These and other objects, features and advantages of the present invention will become more apparent in light of the following detailed description of a best mode embodiment thereof, as illustrated in the accompanying drawing.
FIG. 1 shows a system 10 comprising physical devices 12, 14, clients 16, 18, users 20, 22, 24, 26, and servers 28, 30. A user is a customer of the system, enjoying services thereof provided by using the physical devices 12, 14. A client is an implementation of a given service which allows one or more users to access the service. The client may be hardware, software, firmware, or any combination thereof. The client concept is device independent, but for purposes of actual use it is installed in a physical device. Although not shown, more than one client can be resident on a given physical device, and the same user can access different clients on the same device. For instance, a not shown client 3 could be installed on device 14 and accessed by user 3. A server is a network element providing the services and maintaining user data. The servers may be interconnected.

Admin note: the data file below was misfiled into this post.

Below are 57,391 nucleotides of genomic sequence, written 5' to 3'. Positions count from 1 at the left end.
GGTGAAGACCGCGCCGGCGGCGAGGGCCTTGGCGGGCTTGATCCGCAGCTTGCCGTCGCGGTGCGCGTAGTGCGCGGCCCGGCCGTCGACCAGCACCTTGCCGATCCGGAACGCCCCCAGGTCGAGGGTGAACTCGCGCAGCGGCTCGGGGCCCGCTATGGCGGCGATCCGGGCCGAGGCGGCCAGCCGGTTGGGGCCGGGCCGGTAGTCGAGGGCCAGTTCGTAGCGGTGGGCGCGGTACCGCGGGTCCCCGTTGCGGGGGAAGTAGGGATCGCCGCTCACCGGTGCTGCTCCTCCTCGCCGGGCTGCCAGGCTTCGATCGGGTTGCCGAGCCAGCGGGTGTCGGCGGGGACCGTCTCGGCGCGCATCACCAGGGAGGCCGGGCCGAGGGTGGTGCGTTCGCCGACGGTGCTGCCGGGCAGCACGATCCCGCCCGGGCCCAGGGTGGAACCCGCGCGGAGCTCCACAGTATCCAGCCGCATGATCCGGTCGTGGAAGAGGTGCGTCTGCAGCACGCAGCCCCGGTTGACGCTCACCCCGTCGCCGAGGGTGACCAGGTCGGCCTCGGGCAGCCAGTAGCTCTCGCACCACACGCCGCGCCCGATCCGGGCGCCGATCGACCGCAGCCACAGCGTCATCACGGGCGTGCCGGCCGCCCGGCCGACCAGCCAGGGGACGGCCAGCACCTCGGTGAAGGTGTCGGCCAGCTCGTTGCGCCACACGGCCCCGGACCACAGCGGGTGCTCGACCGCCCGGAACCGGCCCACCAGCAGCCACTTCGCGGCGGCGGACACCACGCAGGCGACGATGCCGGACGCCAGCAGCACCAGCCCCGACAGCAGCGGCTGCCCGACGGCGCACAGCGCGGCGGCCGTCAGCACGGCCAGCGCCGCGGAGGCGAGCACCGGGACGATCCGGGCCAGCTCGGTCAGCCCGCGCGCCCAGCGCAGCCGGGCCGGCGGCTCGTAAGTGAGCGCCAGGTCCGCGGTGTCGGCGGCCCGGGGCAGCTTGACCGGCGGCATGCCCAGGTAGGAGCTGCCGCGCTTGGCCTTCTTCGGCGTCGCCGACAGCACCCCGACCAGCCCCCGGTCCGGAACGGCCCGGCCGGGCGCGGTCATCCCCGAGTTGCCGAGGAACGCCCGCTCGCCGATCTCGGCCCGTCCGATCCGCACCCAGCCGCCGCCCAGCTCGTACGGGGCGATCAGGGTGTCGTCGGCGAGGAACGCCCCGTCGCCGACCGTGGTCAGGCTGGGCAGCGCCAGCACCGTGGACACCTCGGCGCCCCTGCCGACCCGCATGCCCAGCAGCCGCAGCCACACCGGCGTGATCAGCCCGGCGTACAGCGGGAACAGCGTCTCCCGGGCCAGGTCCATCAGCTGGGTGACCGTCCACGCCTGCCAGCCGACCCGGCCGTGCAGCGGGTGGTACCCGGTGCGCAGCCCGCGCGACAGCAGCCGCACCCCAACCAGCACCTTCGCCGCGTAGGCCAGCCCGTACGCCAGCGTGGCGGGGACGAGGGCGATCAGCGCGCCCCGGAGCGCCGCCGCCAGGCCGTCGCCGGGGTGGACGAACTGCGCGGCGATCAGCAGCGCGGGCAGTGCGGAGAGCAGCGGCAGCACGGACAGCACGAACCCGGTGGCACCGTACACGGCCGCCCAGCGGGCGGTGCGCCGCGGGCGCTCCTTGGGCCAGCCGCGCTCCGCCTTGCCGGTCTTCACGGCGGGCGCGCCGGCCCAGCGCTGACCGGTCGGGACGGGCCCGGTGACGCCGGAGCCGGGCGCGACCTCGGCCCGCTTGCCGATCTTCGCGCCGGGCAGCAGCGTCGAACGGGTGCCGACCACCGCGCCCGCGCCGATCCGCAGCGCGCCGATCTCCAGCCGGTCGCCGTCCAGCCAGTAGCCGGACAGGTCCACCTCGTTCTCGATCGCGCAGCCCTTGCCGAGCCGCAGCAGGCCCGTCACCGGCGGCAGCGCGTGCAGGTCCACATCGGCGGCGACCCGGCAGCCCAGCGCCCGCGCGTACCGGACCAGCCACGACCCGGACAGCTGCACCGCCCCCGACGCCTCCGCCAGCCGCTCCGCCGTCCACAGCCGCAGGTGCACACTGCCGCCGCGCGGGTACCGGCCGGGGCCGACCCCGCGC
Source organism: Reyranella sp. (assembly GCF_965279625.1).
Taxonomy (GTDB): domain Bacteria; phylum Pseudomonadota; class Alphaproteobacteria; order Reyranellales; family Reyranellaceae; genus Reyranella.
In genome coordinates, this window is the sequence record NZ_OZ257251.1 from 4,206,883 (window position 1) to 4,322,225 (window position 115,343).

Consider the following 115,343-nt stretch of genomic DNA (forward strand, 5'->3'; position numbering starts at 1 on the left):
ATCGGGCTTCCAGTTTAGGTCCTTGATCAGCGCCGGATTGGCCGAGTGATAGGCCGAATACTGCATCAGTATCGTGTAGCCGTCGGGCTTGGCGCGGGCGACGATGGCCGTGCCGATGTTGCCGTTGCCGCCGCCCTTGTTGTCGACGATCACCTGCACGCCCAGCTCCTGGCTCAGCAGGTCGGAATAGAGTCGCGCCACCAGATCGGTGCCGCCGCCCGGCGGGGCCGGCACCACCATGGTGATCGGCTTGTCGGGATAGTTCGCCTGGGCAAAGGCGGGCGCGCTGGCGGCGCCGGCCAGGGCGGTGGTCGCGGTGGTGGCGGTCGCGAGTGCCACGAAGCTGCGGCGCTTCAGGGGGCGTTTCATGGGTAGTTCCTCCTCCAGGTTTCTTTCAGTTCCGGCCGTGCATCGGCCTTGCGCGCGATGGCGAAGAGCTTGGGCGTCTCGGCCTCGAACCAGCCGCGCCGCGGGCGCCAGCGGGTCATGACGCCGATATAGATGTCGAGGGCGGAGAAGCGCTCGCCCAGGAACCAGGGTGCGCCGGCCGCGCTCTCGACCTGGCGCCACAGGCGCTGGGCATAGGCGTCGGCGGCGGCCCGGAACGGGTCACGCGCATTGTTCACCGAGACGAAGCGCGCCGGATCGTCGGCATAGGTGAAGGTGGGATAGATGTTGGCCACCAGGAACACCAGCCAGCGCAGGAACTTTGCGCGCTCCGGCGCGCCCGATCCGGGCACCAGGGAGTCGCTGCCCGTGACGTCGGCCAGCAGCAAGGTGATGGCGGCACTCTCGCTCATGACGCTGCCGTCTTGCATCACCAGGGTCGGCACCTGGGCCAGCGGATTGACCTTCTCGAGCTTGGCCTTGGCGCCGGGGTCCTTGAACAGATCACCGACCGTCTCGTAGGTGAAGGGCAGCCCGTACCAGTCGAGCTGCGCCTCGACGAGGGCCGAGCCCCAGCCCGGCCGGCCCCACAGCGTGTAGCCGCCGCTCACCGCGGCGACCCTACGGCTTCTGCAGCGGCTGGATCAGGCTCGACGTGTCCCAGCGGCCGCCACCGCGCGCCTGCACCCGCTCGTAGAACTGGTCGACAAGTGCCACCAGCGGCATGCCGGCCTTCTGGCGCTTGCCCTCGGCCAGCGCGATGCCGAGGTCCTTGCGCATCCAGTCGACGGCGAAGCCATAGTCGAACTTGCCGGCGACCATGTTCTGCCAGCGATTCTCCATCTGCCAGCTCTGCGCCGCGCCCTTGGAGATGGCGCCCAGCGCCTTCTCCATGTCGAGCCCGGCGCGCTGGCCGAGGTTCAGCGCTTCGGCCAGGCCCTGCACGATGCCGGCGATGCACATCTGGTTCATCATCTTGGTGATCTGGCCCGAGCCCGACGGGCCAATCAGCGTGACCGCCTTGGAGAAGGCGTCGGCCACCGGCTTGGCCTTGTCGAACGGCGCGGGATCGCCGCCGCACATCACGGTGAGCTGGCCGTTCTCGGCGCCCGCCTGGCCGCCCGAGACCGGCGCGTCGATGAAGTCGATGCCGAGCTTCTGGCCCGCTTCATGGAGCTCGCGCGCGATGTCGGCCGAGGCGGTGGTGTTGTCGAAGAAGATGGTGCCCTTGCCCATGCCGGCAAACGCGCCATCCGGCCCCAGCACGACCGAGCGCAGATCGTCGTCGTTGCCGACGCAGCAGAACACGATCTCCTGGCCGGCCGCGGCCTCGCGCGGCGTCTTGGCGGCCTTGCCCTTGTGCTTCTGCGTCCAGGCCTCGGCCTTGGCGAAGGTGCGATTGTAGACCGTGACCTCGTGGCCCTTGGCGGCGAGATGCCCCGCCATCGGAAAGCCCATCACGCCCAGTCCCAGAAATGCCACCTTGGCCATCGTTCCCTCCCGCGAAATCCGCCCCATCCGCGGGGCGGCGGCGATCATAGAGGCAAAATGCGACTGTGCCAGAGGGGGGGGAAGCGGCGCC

A user may access the server simultaneously from several clients (using a single device or multiple devices). Similarly, a client may provide simultaneous access for several users.
 When a physical device, e.g., mobile handset or PC, has multiple client instances, they may need to be separately identifiable. But for many cases, the device identity and the client identity can be considered the same. In those cases, for all intents and purposes, the physical device is therefore the same as the client.